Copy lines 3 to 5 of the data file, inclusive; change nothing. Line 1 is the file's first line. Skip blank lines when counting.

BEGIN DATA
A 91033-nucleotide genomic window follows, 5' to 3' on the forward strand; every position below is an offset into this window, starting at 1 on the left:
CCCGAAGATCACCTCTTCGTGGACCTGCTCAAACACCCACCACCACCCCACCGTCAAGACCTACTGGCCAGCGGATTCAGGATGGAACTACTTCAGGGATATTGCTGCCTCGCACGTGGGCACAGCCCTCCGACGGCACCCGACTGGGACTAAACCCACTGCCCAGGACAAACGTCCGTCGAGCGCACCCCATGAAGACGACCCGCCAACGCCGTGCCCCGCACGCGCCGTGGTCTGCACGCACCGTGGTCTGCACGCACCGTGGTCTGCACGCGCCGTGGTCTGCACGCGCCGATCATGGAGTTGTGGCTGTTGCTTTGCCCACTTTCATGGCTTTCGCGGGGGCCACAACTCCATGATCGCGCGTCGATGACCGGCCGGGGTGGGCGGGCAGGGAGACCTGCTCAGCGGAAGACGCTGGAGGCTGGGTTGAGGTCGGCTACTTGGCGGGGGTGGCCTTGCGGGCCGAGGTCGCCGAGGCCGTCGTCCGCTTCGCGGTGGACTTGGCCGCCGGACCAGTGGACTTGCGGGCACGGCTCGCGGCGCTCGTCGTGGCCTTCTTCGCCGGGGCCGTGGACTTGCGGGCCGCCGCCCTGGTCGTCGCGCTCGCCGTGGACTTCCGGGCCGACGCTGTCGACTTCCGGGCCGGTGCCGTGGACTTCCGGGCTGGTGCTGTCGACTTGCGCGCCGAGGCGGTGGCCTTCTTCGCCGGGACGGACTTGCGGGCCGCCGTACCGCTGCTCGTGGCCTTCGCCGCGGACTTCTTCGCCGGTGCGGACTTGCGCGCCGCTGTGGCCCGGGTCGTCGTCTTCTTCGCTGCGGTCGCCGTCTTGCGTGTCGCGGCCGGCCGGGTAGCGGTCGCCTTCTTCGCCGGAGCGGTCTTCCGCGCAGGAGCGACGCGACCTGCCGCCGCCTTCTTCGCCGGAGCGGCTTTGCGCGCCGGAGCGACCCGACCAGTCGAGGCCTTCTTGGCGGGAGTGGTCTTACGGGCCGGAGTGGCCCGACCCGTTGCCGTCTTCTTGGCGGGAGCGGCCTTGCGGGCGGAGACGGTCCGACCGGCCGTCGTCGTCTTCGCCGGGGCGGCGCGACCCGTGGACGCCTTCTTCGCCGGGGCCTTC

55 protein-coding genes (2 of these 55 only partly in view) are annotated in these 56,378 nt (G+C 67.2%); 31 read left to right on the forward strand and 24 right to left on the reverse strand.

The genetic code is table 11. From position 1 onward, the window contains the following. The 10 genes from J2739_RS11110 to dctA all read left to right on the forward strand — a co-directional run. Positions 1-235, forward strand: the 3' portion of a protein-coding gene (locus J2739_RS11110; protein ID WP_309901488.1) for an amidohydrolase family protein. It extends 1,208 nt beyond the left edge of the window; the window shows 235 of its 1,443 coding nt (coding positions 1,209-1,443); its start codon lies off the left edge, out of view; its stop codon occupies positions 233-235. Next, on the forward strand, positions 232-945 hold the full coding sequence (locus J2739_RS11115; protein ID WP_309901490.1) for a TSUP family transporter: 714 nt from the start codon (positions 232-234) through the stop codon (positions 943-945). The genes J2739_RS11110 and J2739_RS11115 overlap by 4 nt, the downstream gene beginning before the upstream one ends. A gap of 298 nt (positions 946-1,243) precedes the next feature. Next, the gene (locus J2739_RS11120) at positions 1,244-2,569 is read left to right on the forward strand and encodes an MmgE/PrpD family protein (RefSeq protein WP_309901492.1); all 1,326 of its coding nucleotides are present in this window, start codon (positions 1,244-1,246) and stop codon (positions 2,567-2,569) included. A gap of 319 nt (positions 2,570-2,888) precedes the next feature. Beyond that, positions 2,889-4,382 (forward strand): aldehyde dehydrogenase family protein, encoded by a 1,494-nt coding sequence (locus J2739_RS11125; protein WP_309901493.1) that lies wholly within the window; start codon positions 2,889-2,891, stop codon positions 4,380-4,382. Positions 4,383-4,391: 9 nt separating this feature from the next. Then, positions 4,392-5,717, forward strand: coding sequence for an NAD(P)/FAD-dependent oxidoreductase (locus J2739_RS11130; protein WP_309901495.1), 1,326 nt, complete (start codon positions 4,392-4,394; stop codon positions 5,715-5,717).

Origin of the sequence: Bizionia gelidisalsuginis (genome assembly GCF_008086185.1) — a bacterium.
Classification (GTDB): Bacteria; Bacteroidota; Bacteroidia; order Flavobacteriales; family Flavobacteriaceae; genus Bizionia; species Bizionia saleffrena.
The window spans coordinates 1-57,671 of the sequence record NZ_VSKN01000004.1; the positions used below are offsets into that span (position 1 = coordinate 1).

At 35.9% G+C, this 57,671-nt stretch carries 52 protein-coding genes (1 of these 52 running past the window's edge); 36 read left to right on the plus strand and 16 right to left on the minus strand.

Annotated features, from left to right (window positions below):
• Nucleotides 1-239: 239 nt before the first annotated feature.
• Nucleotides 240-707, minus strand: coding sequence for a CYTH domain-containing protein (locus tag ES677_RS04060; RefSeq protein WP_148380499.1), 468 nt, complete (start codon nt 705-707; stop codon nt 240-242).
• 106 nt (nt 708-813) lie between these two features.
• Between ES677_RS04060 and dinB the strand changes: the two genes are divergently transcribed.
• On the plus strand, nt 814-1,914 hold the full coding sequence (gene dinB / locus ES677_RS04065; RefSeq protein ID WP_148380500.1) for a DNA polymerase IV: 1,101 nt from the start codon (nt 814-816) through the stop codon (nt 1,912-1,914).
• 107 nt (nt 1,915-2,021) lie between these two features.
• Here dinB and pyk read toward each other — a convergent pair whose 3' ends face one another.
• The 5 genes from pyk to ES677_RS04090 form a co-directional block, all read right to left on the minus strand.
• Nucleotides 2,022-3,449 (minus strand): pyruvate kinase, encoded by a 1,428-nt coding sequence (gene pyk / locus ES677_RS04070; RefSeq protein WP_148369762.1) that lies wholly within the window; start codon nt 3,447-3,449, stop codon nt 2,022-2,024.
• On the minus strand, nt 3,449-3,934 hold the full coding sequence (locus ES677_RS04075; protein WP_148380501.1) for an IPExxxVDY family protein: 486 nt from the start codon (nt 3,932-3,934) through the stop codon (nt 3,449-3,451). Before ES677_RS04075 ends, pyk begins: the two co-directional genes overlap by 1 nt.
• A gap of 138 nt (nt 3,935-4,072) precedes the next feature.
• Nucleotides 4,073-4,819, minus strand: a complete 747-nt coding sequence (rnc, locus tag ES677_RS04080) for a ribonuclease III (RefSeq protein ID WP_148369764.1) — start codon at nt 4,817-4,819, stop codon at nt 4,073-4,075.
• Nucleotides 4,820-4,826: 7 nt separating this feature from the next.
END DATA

55 protein-coding genes (2 of these 55 only partly in view) are annotated in these 56,378 nt (G+C 67.2%); 31 read left to right on the forward strand and 24 right to left on the reverse strand.

The genetic code is table 11. From position 1 onward, the window contains the following. The 10 genes from J2739_RS11110 to dctA all read left to right on the forward strand — a co-directional run. Positions 1-235, forward strand: the 3' portion of a protein-coding gene (locus J2739_RS11110; protein ID WP_309901488.1) for an amidohydrolase family protein. It extends 1,208 nt beyond the left edge of the window; the window shows 235 of its 1,443 coding nt (coding positions 1,209-1,443); its start codon lies off the left edge, out of view; its stop codon occupies positions 233-235. Next, on the forward strand, positions 232-945 hold the full coding sequence (locus J2739_RS11115; protein ID WP_309901490.1) for a TSUP family transporter: 714 nt from the start codon (positions 232-234) through the stop codon (positions 943-945). The genes J2739_RS11110 and J2739_RS11115 overlap by 4 nt, the downstream gene beginning before the upstream one ends. A gap of 298 nt (positions 946-1,243) precedes the next feature. Next, the gene (locus J2739_RS11120) at positions 1,244-2,569 is read left to right on the forward strand and encodes an MmgE/PrpD family protein (RefSeq protein WP_309901492.1); all 1,326 of its coding nucleotides are present in this window, start codon (positions 1,244-1,246) and stop codon (positions 2,567-2,569) included. A gap of 319 nt (positions 2,570-2,888) precedes the next feature. Beyond that, positions 2,889-4,382 (forward strand): aldehyde dehydrogenase family protein, encoded by a 1,494-nt coding sequence (locus J2739_RS11125; protein WP_309901493.1) that lies wholly within the window; start codon positions 2,889-2,891, stop codon positions 4,380-4,382. Positions 4,383-4,391: 9 nt separating this feature from the next. Then, positions 4,392-5,717, forward strand: coding sequence for an NAD(P)/FAD-dependent oxidoreductase (locus J2739_RS11130; protein WP_309901495.1), 1,326 nt, complete (start codon positions 4,392-4,394; stop codon positions 5,715-5,717).

Origin of the sequence: Bizionia gelidisalsuginis (genome assembly GCF_008086185.1) — a bacterium.